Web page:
How Many Minutes to Midnight? Hiroshima Day 2014
By Noam Chomsky, TomDispatch via Truthout
Tuesday, 05 August 2014 10:35
If some extraterrestrial species were compiling a history of Homo sapiens, they might well break their calendar into two eras: BNW (before nuclear weapons) and NWE (the nuclear weapons era). The latter era, of course, opened on August 6, 1945, the first day of the countdown to what may be the inglorious end of this strange species, which attained the intelligence to discover the effective means to destroy itself, but — so the evidence suggests — not the moral and intellectual capacity to control its worst instincts.
Day one of the NWE was marked by the “success” of Little Boy, a simple atomic bomb. On day four, Nagasaki experienced the technological triumph of Fat Man, a more sophisticated design. Five days later came what the official Air Force history calls the “grand finale,” a 1,000-plane raid — no mean logistical achievement — attacking Japan’s cities and killing many thousands of people, with leaflets falling among the bombs reading “Japan has surrendered.” Truman announced that surrender before the last B-29 returned to its base.
Those were the auspicious opening days of the NWE. As we now enter its 70th year, we should be contemplating with wonder that we have survived. We can only guess how many years remain.
Not much here about the noble goals constantly proclaimed — or for that matter the obligation under the Non-Proliferation Treaty to make “good faith” efforts to eliminate this scourge of the earth. What resounds, rather, is an adaptation of Hilaire Belloc’s famous couplet about the Maxim gun (to quote the great African historian Chinweizu):
“Whatever happens, we have got,
The Atom Bomb, and they have not.”
After Clinton came, of course, George W. Bush, whose broad endorsement of preventative war easily encompassed Japan’s attack in December 1941 on military bases in two U.S. overseas possessions, at a time when Japanese militarists were well aware that B-17 Flying Fortresses were being rushed off assembly lines and deployed to those bases with the intent “to burn out the industrial heart of the Empire with fire-bomb attacks on the teeming bamboo ant heaps of Honshu and Kyushu.” That was how the prewar plans were described by their architect, Air Force General Claire Chennault, with the enthusiastic approval of President Franklin Roosevelt, Secretary of State Cordell Hull, and Army Chief of Staff General George Marshall.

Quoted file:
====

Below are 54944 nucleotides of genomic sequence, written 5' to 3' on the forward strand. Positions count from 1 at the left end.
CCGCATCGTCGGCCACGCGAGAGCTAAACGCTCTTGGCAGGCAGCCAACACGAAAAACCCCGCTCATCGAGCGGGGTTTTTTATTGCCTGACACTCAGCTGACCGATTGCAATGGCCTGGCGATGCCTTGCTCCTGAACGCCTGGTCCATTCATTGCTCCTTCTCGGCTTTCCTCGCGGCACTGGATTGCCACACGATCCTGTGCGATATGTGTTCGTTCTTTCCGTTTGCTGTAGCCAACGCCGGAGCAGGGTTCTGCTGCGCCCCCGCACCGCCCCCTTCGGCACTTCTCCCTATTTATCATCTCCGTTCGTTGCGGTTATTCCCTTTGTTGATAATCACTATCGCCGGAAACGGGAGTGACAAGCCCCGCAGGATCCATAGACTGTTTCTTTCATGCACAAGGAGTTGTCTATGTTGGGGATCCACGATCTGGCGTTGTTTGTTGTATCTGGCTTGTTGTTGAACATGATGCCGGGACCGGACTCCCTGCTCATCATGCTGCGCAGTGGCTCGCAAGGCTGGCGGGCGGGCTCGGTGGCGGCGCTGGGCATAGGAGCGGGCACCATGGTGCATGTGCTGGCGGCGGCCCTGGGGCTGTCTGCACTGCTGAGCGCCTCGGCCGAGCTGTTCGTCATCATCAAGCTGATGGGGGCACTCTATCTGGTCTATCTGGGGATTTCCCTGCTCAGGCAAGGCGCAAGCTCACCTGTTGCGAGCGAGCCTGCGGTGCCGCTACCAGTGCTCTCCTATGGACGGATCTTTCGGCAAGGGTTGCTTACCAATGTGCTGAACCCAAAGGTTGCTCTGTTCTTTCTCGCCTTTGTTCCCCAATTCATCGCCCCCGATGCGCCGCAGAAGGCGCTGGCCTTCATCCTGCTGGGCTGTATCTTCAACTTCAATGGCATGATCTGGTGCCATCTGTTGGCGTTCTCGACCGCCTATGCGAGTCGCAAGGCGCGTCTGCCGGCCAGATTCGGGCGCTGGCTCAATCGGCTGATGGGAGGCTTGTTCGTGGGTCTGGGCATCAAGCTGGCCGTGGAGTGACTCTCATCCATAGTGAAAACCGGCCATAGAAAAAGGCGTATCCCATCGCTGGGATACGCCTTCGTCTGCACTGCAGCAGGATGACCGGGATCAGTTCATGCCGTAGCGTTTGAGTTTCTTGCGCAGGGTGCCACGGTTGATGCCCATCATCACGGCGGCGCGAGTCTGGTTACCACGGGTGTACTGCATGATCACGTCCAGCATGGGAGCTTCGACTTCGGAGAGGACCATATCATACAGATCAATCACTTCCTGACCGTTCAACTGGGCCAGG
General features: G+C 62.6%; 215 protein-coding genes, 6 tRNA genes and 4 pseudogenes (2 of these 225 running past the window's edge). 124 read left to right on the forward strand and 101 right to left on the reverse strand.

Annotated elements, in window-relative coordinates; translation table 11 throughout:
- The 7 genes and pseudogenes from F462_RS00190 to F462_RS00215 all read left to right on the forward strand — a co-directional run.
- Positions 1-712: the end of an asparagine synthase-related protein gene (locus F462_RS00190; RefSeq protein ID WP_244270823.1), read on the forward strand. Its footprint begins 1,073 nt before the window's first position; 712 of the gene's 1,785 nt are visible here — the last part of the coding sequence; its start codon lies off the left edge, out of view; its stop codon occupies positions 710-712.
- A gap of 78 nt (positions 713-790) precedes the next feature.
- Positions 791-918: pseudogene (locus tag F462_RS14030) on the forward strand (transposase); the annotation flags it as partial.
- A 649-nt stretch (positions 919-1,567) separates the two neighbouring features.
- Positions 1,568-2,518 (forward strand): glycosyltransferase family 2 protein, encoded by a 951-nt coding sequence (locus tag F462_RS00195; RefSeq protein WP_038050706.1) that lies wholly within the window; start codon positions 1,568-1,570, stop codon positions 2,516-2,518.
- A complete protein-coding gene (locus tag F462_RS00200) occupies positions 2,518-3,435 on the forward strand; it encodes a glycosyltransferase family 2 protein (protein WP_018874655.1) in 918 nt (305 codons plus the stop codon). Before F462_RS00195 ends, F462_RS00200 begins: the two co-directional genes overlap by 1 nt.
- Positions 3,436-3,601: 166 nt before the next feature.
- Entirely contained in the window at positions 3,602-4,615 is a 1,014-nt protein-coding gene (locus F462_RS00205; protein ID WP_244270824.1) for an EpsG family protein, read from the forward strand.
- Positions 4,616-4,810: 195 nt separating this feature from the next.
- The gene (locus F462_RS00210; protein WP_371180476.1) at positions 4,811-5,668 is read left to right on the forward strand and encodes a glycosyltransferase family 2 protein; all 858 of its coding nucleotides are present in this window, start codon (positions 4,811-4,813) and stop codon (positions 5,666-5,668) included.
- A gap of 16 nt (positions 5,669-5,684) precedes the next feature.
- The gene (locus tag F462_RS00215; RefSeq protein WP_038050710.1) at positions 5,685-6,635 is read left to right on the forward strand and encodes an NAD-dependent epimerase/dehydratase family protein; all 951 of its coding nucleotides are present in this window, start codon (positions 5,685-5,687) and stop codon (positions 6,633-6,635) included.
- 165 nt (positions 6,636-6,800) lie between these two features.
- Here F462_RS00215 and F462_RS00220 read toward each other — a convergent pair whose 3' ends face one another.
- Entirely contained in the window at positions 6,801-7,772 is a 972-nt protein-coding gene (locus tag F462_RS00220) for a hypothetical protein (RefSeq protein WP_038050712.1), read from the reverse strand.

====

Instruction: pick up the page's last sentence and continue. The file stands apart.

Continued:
Then comes Barack Obama, with pleasant words about working to abolish nuclear weapons — combined with plans to spend $1 trillion on the U.S. nuclear arsenal in the next 30 years, a percentage of the military budget “comparable to spending for procurement of new strategic systems in the 1980s under President Ronald Reagan,” according to a study by the James Martin Center for Nonproliferation Studies at the Monterey Institute of International Studies.
Obama has also not hesitated to play with fire for political gain. Take for example the capture and assassination of Osama bin Laden by Navy SEALs. Obama brought it up with pride in an important speech on national security in May 2013. It was widely covered, but one crucial paragraph was ignored.
Obama hailed the operation but added that it could not be the norm. The reason, he said, was that the risks “were immense.” The SEALs might have been “embroiled in an extended firefight.” Even though, by luck, that didn’t happen, “the cost to our relationship with Pakistan and the backlash among the Pakistani public over encroachment on their territory was… severe.”
Let us now add a few details. The SEALs were ordered to fight their way out if apprehended. They would not have been left to their fate if “embroiled in an extended firefight.” The full force of the U.S. military would have been used to extricate them. Pakistan has a powerful, well-trained military, highly protective of state sovereignty. It also has nuclear weapons, and Pakistani specialists are concerned about the possible penetration of their nuclear security system by jihadi elements. It is also no secret that the population has been embittered and radicalized by Washington’s drone terror campaign and other policies.
While the SEALs were still in the bin Laden compound, Pakistani Chief of Staff Ashfaq Parvez Kayani was informed of the raid and ordered the military “to confront any unidentified aircraft,” which he assumed would be from India. Meanwhile in Kabul, U.S. war commander General David Petraeus ordered “warplanes to respond” if the Pakistanis “scrambled their fighter jets.” As Obama said, by luck the worst didn’t happen, though it could have been quite ugly. But the risks were faced without noticeable concern. Or subsequent comment.
As General Butler observed, it is a near miracle that we have escaped destruction so far, and the longer we tempt fate, the less likely it is that we can hope for divine intervention to perpetuate the miracle.